From Mary Booth to Virginia Christian: Child Incarceration and the Making of the New South
Thursday, December 01, 2016
Time: Noon–1:00 PM
Place: Conference Rooms, Free
While many Virginians may be familiar with the story of Virginia Christian, the 17-year-old juvenile executed by the state of Virginia in 1912, few have heard of Mary Booth, a 14-year-old African American girl convicted of murder and sentenced to death in 1882. This talk by Virginia Foundation for the Humanities Fellow Dr. Catherine A. Jones, associate professor of history at the University of California, Santa Cruz, explores why Booth's life was ultimately spared while Christian's was not. These two young women shared the experience of incarceration with hundreds of Virginia youths between the end of the Civil War and the establishment of a separate juvenile justice system. In this period, Virginia children were objects of both increased state protection and intensified incarceration. Jones's talk suggests that examining the paths children traveled in and out of the Virginia Penitentiary sheds light on how shifting understandings of youth intersected with race in the emergence of the era's progressive reforms. It also considers what insights this period in Virginia's history might offer into why African American children remain disproportionately vulnerable to incarceration in the present.
Truevine: Two Brothers, a Kidnapping, and a Mother's Quest—A True Story of the Jim Crow South
Friday, December 02, 2016
Time: Noon–1:00 PM
Place: Lecture Hall, Free
Truevine is the true story of George and Willie Muse, African American brothers who were kidnapped from a Virginia tobacco field in 1899 and displayed as circus freaks, and their mother, who embarked on a decades-long struggle to get them back and to get justice for her family. As circus attractions, the Muse brothers performed for royalty at Buckingham Palace and headlined more than a dozen sold-out shows at New York's Madison Square Garden. Through hundreds of interviews and decades of research, author Beth Macy has created a compelling narrative rich in historical detail and rife with implications for race relations today. The Richmond Times-Dispatch is the media sponsor for this talk.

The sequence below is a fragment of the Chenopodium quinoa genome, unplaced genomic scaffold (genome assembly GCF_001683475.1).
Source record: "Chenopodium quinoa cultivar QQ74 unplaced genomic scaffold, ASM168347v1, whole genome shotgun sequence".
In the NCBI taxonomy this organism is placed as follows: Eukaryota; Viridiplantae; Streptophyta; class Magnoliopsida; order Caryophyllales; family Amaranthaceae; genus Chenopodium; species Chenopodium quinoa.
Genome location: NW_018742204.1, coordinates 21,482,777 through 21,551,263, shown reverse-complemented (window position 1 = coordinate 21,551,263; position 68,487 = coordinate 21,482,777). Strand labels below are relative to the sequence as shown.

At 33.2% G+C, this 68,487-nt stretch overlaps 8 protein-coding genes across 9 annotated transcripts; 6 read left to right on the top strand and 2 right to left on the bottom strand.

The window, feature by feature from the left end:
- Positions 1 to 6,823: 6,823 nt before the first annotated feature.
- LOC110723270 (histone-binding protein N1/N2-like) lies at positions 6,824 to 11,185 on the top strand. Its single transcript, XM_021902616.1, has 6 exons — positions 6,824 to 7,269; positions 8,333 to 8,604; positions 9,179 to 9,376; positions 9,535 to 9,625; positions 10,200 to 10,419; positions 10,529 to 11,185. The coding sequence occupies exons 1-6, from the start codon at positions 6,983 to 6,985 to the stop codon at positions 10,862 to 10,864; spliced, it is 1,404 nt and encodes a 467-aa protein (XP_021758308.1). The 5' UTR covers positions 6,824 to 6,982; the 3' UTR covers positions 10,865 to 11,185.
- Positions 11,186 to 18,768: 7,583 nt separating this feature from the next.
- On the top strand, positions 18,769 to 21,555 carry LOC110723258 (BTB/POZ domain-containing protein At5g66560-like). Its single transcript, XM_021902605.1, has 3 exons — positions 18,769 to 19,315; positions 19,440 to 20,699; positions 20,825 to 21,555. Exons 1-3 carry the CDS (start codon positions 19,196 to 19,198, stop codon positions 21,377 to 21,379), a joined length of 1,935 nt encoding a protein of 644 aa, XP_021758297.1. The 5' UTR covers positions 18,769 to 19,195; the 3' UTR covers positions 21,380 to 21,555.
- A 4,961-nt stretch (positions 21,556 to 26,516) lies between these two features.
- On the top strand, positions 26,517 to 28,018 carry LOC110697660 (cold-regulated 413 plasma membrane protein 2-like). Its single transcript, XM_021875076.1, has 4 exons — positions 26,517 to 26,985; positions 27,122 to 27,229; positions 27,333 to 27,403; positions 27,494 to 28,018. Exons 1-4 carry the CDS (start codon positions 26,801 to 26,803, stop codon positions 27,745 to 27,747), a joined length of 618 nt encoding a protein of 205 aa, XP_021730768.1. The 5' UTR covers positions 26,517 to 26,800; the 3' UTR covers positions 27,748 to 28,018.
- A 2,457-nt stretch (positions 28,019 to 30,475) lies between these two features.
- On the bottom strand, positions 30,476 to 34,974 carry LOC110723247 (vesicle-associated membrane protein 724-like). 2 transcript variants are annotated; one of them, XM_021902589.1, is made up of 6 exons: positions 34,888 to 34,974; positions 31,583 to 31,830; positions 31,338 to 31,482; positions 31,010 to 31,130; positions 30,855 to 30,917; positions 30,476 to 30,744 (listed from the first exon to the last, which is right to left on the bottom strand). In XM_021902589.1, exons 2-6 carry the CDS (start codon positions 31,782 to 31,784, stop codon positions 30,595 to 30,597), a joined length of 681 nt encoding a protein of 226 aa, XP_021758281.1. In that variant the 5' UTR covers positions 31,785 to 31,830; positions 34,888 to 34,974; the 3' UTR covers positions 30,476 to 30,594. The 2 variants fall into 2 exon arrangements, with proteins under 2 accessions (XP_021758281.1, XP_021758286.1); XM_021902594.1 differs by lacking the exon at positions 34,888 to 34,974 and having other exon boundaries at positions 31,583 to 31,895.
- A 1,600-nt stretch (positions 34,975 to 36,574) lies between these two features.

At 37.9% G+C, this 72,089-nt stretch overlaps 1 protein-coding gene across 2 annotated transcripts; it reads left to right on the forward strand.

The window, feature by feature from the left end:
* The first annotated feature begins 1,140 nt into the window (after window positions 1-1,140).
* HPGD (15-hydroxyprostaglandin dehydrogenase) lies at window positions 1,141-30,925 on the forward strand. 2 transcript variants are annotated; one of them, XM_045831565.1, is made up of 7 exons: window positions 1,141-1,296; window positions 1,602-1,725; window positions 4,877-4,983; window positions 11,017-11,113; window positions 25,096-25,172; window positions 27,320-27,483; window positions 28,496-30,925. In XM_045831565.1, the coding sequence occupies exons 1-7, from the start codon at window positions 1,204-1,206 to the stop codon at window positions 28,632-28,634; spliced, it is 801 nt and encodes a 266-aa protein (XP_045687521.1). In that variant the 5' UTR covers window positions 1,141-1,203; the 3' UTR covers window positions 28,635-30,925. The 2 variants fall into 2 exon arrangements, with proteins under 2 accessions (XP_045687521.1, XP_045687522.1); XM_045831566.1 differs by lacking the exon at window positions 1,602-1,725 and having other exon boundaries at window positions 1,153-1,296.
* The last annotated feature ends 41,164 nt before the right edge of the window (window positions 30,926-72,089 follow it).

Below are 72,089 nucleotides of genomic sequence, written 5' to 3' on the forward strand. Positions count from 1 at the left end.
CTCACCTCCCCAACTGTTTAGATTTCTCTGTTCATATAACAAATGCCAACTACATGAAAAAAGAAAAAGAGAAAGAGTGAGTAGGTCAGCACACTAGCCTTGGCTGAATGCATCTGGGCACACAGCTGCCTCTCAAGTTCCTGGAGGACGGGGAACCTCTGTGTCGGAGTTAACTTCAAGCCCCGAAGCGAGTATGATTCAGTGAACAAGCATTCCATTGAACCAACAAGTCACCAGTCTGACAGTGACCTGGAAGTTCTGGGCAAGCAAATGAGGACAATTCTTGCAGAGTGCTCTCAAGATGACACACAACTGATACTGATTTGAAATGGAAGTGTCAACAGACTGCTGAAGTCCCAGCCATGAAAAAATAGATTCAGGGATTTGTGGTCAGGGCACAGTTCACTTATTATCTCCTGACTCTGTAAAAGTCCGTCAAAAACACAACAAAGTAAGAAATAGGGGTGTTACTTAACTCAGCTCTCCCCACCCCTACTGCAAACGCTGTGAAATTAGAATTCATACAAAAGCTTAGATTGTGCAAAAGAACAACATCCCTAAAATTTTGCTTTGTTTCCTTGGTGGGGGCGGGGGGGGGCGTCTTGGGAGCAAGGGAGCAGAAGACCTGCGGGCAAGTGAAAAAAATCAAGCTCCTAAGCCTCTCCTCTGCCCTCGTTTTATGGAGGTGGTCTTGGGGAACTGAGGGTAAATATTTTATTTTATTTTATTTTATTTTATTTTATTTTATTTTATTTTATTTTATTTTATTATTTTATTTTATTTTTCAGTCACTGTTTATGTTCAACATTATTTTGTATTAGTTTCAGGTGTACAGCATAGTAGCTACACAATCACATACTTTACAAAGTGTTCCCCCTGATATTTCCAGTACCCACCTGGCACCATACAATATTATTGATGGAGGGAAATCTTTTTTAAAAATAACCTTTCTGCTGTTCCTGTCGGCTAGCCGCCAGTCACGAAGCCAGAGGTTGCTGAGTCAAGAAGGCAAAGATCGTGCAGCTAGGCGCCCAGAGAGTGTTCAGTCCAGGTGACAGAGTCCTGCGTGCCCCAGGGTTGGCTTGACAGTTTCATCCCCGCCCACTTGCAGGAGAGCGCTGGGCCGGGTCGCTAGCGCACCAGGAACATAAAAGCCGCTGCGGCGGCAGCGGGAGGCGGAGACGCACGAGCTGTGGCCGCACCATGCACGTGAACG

Saturday, December 17, 2016
Time: Noon–2:00 PM
Place: Network Conference Room, Free, but registration required. http://bit.ly/LVAvolunteer.
Join other volunteers to transcribe handwritten pages by reading written text and typing it into digital form. Participate in enhancing access to collections of more than 400 years of Virginia history and culture. Twelve computer stations will be available. If you have your own laptop, please bring it! Transcribe-a-thons are facilitated by the volunteer organization HandsOn Greater Richmond. Minimum age is 16 (12 with an adult). Registration required: http://bit.ly/LVAvolunteer.
Friday, December 23, 2016—Monday, December 26, 2016
Closed for the Christmas holiday
State Records Center Reading Room Closed
Wednesday, December 28, 2016—Thursday, December 29, 2016
The State Records Center reading room will be closed December 28 and 29.
Saturday, December 31, 2016
The Library will be closed on New Year's Eve.
First Freedom: Virginia's Statute for Religious Freedom
Monday, April 18, 2016—Thursday, March 02, 2017
Place: Exhibition Gallery & Lobby, Free
No one familiar with today's public and political debates about religious liberty and the relationship of church and state can doubt that Thomas Jefferson's Statute for Religious Freedom holds lasting significance. The Library of Virginia's exhibition First Freedom: Virginia's Statute for Religious Freedom explores the intent and interpretation of the statute, one of the most revolutionary pieces of legislation in American history.